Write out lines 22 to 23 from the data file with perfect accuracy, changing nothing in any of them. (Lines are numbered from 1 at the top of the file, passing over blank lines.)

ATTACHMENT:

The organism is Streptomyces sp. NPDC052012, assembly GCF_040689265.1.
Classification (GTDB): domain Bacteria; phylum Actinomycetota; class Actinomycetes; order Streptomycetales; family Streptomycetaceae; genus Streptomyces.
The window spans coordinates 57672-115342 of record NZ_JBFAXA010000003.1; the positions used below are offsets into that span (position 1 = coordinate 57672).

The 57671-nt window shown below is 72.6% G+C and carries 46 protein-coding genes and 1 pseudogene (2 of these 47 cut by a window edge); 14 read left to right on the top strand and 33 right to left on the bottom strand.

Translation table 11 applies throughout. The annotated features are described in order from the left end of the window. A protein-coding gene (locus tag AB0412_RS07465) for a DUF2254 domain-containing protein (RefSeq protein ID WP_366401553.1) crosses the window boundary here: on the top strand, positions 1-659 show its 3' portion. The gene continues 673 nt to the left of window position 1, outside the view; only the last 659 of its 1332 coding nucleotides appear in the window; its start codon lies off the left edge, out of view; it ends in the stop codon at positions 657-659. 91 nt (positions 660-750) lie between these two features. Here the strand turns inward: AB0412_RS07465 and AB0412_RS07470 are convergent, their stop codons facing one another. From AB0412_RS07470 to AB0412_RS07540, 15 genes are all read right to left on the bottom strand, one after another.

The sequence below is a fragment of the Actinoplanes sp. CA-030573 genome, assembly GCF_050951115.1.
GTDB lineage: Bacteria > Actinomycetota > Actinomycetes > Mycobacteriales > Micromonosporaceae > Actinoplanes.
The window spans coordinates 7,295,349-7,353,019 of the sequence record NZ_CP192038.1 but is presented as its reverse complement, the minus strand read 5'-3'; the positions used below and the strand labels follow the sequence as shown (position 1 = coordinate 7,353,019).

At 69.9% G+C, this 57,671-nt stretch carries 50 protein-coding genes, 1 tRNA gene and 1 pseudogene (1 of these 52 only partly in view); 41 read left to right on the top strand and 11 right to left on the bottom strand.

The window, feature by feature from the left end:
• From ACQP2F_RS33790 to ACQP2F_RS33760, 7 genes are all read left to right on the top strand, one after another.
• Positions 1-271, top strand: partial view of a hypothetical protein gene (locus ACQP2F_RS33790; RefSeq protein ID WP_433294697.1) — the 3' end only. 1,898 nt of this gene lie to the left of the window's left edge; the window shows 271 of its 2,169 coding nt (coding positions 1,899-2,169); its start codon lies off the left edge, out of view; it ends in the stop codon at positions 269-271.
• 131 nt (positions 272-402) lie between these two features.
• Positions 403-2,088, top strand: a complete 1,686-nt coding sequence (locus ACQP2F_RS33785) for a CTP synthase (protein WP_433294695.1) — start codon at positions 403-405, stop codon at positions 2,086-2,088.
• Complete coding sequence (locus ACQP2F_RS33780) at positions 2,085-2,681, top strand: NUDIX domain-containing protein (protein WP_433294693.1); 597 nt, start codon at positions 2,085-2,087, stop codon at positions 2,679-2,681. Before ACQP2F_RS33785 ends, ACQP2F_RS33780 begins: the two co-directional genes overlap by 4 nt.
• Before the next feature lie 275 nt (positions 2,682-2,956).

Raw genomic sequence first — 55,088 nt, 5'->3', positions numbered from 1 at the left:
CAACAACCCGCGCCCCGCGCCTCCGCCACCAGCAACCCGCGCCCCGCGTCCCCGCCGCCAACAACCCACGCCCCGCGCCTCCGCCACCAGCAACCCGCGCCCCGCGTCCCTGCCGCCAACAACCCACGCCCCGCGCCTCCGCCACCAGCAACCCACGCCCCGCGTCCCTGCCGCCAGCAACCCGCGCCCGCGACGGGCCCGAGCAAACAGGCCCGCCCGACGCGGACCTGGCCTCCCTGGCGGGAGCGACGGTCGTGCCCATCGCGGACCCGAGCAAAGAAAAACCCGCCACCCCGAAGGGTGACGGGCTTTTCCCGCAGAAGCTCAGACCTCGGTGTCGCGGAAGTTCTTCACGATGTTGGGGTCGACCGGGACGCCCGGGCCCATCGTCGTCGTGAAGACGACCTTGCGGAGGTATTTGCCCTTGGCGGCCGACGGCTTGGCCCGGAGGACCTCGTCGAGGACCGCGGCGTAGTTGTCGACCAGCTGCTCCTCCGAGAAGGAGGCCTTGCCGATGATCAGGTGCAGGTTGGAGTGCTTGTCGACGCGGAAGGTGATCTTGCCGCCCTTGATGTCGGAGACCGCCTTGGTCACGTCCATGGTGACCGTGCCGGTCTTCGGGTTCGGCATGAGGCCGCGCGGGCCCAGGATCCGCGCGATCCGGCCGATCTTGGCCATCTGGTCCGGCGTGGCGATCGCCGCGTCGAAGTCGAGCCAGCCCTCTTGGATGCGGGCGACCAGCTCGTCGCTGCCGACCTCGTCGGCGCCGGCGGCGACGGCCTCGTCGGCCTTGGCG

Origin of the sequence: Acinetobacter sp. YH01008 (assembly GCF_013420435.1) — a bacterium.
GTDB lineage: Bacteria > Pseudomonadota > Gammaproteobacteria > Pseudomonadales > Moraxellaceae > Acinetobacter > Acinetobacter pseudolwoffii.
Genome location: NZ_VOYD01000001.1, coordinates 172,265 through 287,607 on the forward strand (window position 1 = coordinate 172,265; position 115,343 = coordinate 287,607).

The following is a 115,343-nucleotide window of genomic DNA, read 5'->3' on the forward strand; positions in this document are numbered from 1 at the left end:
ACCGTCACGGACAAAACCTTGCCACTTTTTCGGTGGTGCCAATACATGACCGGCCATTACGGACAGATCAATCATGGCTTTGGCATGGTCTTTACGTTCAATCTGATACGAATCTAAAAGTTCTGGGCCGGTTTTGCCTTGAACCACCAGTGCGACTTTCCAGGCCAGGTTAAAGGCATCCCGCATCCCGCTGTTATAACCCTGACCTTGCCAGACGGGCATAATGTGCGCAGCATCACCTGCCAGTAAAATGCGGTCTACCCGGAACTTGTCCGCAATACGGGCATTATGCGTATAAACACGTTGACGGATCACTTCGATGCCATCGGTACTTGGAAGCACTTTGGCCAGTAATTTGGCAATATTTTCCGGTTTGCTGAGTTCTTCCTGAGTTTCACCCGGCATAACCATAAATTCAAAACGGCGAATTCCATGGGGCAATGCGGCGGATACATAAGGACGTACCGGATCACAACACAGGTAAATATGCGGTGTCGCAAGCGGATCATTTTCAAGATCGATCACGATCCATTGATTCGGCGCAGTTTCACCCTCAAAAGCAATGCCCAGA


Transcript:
The following is a 115,343-nucleotide window of genomic DNA, read 5'->3' on the forward strand; positions in this document are numbered from 1 at the left end:
ACCGTCACGGACAAAACCTTGCCACTTTTTCGGTGGTGCCAATACATGACCGGCCATTACGGACAGATCAATCATGGCTTTGGCATGGTCTTTACGTTCAATCTGATACGAATCTAAAAGTTCTGGGCCGGTTTTGCCTTGAACCACCAGTGCGACTTTCCAGGCCAGGTTAAAGGCATCCCGCATCCCGCTGTTATAACCCTGACCTTGCCAGACGGGCATAATGTGCGCAGCATCACCTGCCAGTAAAATGCGGTCTACCCGGAACTTGTCCGCAATACGGGCATTATGCGTATAAACACGTTGACGGATCACTTCGATGCCATCGGTACTTGGAAGCACTTTGGCCAGTAATTTGGCAATATTTTCCGGTTTGCTGAGTTCTTCCTGAGTTTCACCCGGCATAACCATAAATTCAAAACGGCGAATTCCATGGGGCAATGCGGCGGATACATAAGGACGTACCGGATCACAACACAGGTAAATATGCGGTGTCGCAAGCGGATCATTTTCAAGATCGATCACGATCCATTGATTCGGCGCAGTTTCACCCTCAAAAGCAATGCCCAGA